Thursday, September 10, 2015

Glam, glitter, confetti and cake

My sister-in-law recently celebrated a milestone birthday and I offered to make a cake for the occasion. My brother wasn't particularly helpful in the cake ideas department. I wanted to come up with something that reminded me of her and what she likes and I wanted the cake to be elegant and pretty since it was such as special birthday. I also had to keep in mind that I have a baby who naps for only 25 minutes at a time and thus it had to be relatively simple in design. We were getting her sparkly jewelry for a gift, so I thought I would make a cake to match. As they say, 'when in doubt, just add glitter'. 
It has been so long since I have made a cake that I actually had fondant go past the best before date (the Year of the Ram cake was red fondant). That never used to happen! I made a list of what I needed: white fondant - check!, silver glam ribbon - check!, edible silver dust - check!, cake board - check!, piping gel - check!, 5 pounds of candy confetti/sequins - check what?! That's right. I bought 5 pounds of sprinkles. To make the sequin top tier, I had no idea how many candy sequins I would need to cover the cake. I did not want to run out, and as I added up the small bottles of sprinkles, I realized that it would be most economical to buy a 5 pound package. Well, I only used a tiny fraction of the box. All subsequent family birthday cakes shall be covered in sprinkles.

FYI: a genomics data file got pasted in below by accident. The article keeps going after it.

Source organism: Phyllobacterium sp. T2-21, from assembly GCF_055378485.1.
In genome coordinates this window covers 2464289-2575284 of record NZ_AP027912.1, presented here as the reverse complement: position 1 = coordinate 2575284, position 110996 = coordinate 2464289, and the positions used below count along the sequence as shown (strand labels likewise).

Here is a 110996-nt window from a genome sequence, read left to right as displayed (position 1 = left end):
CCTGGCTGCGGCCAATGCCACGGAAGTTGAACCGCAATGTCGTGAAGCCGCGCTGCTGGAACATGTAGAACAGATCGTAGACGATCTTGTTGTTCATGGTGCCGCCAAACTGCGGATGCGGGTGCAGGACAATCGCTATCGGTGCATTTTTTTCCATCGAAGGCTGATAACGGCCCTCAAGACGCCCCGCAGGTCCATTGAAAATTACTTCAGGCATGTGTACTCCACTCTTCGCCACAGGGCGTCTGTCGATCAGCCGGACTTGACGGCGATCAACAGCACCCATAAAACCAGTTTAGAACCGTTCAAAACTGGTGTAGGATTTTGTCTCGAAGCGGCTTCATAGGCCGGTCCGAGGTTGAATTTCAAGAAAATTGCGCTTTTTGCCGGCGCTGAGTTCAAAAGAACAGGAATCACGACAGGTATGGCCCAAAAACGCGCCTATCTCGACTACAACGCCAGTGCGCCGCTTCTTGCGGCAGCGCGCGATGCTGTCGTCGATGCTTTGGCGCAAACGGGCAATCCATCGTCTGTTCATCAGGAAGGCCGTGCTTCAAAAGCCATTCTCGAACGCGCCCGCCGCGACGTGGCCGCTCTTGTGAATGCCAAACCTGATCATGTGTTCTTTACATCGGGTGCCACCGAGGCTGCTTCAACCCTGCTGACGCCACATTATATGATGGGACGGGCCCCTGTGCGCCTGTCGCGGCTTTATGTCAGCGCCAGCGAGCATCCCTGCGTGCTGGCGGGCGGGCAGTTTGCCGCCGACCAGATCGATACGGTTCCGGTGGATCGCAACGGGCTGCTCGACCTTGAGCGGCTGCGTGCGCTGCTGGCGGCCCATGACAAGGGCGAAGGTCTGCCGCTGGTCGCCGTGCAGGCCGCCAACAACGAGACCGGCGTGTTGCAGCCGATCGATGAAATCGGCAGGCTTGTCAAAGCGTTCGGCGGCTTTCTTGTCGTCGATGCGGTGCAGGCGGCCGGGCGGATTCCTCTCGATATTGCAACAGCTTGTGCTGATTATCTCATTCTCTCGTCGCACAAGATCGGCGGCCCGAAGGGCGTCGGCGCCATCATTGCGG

The one thing that I did run out of was edible silver dust for painting the colourful sprinkles. I bought two containers of silver dust which ended up being darker than I would have liked. I went over that with a 3rd container of lighter silver dust that I already had in my cake supply stash. Then I sent my husband to the store to get me some additional containers for touching up the next morning. Just a note to all who wish to make sparkly cakes: 'non-toxic' does not mean edible! My husband went to the store armed with this knowledge and it came in handy when the salesperson tried to sell him silver dust that said 'non-toxic' rather than edible. Disco dust, which is the really sparkly stuff used on the centre of the gumpaste flower on this cake is non-toxic but not really edible. So if you eat some of it, it's not a big deal but you should not cover an entire cake with it (unless you aren't going to eat the fondant). Okay, I'm done venting. 
So for the top tier, I covered the cake in fondant. Once set, I covered the fondant in piping gel and used my hand to cover the whole cake in candy sequins. Once that dried, I mixed the silver dust with vodka and painted the whole cake. At first, I made my paint too thick which is partly why I believe I ran out of silver dust too quickly. You want the paint to be thick enough to cover the coloured sprinkles but not so thick that you use an insane amount of petal dust. Once it dried, I touched up spots that still had multicolour sprinkles showing through. 
For the flower, I used an anemone cutter. I do not have a silicone mold kit to give lifelike texture to the petals so I just roughly used a veining tool. I did not try to make it look real - I just wanted it to have a little texture which is why the lines are so far apart. The centre is black gumpaste that I painted silver and covered with disco dust. The stamens were white and I painted them with silver dust mixed with vodka. One day it would be nice to actually try to make a realistic looking flower, like an open peony. The thought of having to put wire through petals without ripping them is a bit daunting though.
The bottom tier is covered in silver 'glam ribbon'. The ribbon is very easy to use. Just wash it with a bit of dish detergent, let it dry, cut to size, paint a bit of edible sugar glue onto the cake and attach! The only thing to be aware of is that if your cake is not straight, it is really going to show with this ribbon, so take the extra time to ensure your cake is level and your buttercream is straight on the sides of the cake.